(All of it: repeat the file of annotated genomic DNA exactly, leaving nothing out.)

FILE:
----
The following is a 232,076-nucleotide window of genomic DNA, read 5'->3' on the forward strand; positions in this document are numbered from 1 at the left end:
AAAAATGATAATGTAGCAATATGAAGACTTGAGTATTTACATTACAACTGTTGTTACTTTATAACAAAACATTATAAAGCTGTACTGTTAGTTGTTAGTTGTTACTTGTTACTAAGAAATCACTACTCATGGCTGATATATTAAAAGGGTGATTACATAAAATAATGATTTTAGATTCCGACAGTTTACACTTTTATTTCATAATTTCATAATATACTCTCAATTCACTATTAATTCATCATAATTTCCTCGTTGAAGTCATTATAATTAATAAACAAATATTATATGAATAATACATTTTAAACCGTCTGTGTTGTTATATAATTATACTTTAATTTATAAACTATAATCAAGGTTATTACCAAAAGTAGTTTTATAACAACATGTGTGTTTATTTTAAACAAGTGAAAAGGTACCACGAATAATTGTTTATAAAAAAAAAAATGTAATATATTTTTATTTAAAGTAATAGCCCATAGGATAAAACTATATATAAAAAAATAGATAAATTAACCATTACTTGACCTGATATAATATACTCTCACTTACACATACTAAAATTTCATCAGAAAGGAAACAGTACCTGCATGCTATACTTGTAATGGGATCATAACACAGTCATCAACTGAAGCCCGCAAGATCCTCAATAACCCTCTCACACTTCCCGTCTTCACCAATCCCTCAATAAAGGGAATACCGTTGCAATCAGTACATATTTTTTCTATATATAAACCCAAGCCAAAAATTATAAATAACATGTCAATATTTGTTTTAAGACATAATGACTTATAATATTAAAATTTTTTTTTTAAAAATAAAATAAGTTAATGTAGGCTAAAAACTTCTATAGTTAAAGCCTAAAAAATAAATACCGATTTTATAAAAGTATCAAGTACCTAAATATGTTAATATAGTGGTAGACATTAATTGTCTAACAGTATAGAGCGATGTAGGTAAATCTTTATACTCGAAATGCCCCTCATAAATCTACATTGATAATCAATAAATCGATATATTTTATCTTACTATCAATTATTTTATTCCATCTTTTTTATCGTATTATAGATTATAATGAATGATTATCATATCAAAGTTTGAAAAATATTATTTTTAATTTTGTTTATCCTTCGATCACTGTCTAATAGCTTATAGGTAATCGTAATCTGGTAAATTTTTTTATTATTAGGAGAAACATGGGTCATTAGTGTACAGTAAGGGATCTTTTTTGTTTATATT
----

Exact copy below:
The following is a 232,076-nucleotide window of genomic DNA, read 5'->3' on the forward strand; positions in this document are numbered from 1 at the left end:
AAAAATGATAATGTAGCAATATGAAGACTTGAGTATTTACATTACAACTGTTGTTACTTTATAACAAAACATTATAAAGCTGTACTGTTAGTTGTTAGTTGTTACTTGTTACTAAGAAATCACTACTCATGGCTGATATATTAAAAGGGTGATTACATAAAATAATGATTTTAGATTCCGACAGTTTACACTTTTATTTCATAATTTCATAATATACTCTCAATTCACTATTAATTCATCATAATTTCCTCGTTGAAGTCATTATAATTAATAAACAAATATTATATGAATAATACATTTTAAACCGTCTGTGTTGTTATATAATTATACTTTAATTTATAAACTATAATCAAGGTTATTACCAAAAGTAGTTTTATAACAACATGTGTGTTTATTTTAAACAAGTGAAAAGGTACCACGAATAATTGTTTATAAAAAAAAAAATGTAATATATTTTTATTTAAAGTAATAGCCCATAGGATAAAACTATATATAAAAAAATAGATAAATTAACCATTACTTGACCTGATATAATATACTCTCACTTACACATACTAAAATTTCATCAGAAAGGAAACAGTACCTGCATGCTATACTTGTAATGGGATCATAACACAGTCATCAACTGAAGCCCGCAAGATCCTCAATAACCCTCTCACACTTCCCGTCTTCACCAATCCCTCAATAAAGGGAATACCGTTGCAATCAGTACATATTTTTTCTATATATAAACCCAAGCCAAAAATTATAAATAACATGTCAATATTTGTTTTAAGACATAATGACTTATAATATTAAAATTTTTTTTTTAAAAATAAAATAAGTTAATGTAGGCTAAAAACTTCTATAGTTAAAGCCTAAAAAATAAATACCGATTTTATAAAAGTATCAAGTACCTAAATATGTTAATATAGTGGTAGACATTAATTGTCTAACAGTATAGAGCGATGTAGGTAAATCTTTATACTCGAAATGCCCCTCATAAATCTACATTGATAATCAATAAATCGATATATTTTATCTTACTATCAATTATTTTATTCCATCTTTTTTATCGTATTATAGATTATAATGAATGATTATCATATCAAAGTTTGAAAAATATTATTTTTAATTTTGTTTATCCTTCGATCACTGTCTAATAGCTTATAGGTAATCGTAATCTGGTAAATTTTTTTATTATTAGGAGAAACATGGGTCATTAGTGTACAGTAAGGGATCTTTTTTGTTTATATT